The meanings of these three words are very similar, and all relate to creations of the imagination. But there are some nuances. If it’s in a negative context—not being factual for the purpose of being deceptive—use “fictitious”. If you are discussing literature, use “fictional”. “Fictive” is less common than the other two, and is often used in the phrase “fictive kinship” which is a relationship based not on familial ties but on a close relationship. (e.g. when you call your mother’s best friend Aunt Sue)
A comparative adjective (worse) is used when you are comparing two things. A superlative adjective is used when you are comparing three or more things. Unless you are comparing sausage, and then you may need to use “wurst”.
A couple important points to remember:
You probably wouldn’t stalk shelves.
A laughing stalk is probably some kind of character in an animated feature. A laughingstock is a person, or thing, that is being ridiculed or mocked.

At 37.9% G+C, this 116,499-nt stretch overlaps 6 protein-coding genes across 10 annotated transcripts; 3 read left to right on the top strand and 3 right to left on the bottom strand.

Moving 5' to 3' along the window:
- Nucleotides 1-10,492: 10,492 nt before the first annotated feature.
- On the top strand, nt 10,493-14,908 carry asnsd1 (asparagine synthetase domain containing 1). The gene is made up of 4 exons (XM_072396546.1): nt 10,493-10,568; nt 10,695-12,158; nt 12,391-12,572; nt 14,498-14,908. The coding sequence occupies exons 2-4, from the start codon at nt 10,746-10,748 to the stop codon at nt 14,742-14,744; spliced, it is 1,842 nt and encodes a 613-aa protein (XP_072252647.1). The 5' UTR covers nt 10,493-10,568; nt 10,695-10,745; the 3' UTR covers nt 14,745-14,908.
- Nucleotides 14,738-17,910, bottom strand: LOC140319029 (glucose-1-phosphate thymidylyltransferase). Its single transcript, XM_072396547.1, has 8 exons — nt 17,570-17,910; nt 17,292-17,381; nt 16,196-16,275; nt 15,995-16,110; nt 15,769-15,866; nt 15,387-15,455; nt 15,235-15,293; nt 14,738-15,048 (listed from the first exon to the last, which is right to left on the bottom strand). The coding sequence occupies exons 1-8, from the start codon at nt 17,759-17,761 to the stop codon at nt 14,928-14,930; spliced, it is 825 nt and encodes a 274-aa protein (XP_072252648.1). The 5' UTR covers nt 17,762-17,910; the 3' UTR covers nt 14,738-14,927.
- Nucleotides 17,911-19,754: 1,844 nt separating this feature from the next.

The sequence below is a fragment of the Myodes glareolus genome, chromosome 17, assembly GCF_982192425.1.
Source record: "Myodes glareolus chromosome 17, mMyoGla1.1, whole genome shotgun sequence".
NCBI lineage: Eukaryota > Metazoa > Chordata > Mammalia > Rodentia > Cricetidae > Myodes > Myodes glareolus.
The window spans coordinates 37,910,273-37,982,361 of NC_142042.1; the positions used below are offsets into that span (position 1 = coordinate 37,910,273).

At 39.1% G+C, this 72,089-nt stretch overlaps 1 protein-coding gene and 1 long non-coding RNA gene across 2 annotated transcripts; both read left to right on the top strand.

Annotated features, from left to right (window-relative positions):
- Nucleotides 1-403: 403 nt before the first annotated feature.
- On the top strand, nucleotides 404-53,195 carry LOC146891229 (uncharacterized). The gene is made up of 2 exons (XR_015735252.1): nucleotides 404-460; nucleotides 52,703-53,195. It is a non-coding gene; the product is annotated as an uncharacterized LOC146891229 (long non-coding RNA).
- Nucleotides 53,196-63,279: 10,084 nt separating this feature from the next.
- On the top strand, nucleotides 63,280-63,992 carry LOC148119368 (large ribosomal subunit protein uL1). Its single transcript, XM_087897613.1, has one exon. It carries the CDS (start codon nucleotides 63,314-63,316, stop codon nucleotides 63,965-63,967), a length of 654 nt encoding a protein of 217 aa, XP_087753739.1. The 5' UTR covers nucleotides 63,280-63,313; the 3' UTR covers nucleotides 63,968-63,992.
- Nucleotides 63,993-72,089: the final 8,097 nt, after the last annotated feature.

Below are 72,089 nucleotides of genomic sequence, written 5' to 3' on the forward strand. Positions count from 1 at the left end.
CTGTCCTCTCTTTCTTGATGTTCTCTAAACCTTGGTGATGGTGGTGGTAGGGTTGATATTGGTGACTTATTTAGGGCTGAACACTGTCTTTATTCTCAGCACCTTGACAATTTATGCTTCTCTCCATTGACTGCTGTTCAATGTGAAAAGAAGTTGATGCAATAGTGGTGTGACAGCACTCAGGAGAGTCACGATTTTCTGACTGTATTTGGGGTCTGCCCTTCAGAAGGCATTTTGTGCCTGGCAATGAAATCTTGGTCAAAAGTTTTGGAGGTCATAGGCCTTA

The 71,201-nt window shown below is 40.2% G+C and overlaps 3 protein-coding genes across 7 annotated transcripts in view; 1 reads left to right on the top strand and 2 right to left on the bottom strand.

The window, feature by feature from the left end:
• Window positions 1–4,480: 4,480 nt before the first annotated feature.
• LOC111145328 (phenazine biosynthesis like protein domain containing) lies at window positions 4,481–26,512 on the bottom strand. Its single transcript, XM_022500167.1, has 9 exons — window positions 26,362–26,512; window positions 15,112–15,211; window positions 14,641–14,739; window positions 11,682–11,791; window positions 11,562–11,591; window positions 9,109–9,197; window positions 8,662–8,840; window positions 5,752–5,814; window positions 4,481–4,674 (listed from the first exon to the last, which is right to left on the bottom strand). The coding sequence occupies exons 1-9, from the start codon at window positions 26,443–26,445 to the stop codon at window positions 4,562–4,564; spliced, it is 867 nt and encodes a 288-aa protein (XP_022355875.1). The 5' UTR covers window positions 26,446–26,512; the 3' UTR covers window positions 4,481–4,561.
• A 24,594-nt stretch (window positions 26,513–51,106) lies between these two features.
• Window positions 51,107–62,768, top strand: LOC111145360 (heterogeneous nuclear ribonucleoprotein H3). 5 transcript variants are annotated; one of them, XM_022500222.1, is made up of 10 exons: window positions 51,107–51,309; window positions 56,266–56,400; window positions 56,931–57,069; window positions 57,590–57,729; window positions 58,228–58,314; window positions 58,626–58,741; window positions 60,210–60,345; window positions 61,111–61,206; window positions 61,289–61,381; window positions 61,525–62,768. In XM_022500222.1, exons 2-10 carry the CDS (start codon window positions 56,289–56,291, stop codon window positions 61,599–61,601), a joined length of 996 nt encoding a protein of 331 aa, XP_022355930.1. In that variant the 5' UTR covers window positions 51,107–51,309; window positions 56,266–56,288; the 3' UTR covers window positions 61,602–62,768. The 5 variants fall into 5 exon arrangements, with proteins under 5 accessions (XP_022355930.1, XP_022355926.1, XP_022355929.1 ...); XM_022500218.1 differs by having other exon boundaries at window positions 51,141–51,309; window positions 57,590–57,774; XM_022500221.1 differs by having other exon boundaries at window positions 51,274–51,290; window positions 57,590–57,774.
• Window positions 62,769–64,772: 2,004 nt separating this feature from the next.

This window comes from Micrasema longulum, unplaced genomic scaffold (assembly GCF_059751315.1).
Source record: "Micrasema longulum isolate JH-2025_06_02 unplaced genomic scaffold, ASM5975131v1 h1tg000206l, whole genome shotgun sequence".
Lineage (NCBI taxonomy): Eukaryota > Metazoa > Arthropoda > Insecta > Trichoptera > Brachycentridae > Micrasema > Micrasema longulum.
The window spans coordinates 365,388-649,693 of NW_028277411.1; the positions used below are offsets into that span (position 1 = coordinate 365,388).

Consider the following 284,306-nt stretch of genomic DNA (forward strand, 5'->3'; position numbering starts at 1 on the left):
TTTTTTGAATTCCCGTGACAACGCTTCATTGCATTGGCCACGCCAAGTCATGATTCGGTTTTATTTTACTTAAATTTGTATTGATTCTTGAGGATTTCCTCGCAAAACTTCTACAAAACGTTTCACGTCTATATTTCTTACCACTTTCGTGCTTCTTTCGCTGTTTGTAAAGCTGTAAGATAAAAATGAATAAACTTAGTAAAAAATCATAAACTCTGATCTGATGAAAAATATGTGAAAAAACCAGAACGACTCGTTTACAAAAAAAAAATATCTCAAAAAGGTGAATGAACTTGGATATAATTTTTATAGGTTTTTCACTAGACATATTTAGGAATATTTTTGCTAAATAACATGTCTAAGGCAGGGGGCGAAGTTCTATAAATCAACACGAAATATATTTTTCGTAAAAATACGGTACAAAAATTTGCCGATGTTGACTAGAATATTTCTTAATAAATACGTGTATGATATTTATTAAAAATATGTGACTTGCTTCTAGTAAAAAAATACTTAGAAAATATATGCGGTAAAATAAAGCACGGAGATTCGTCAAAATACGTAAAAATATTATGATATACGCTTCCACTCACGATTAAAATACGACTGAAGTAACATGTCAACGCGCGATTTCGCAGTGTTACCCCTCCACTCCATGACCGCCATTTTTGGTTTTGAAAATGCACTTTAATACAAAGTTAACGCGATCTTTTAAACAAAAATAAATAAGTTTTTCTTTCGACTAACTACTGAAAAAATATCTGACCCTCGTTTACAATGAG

“What is the rational?” does not mean the same thing as “What is the rationale?”
To wander about a place is not the same as to wonder about a place. If you have never been to a place, you may have wondered about it, but you have not wandered about it.
If you see a sign for “Tutoring”, someone is offering to help you with your academic pursuits. If you see a sign for “Tutoring”, that could possibly be an offer for historical reenactments or house renovations.
If you are weary of a situation, you are tired of it. You want to be done with it. If you are wary of a situation, you are paying close attention.
You exacerbate a situation, and you exasperate a person–potentially because you exacerbated a situation.
It is better for an author to create a backlist than to create a backlog.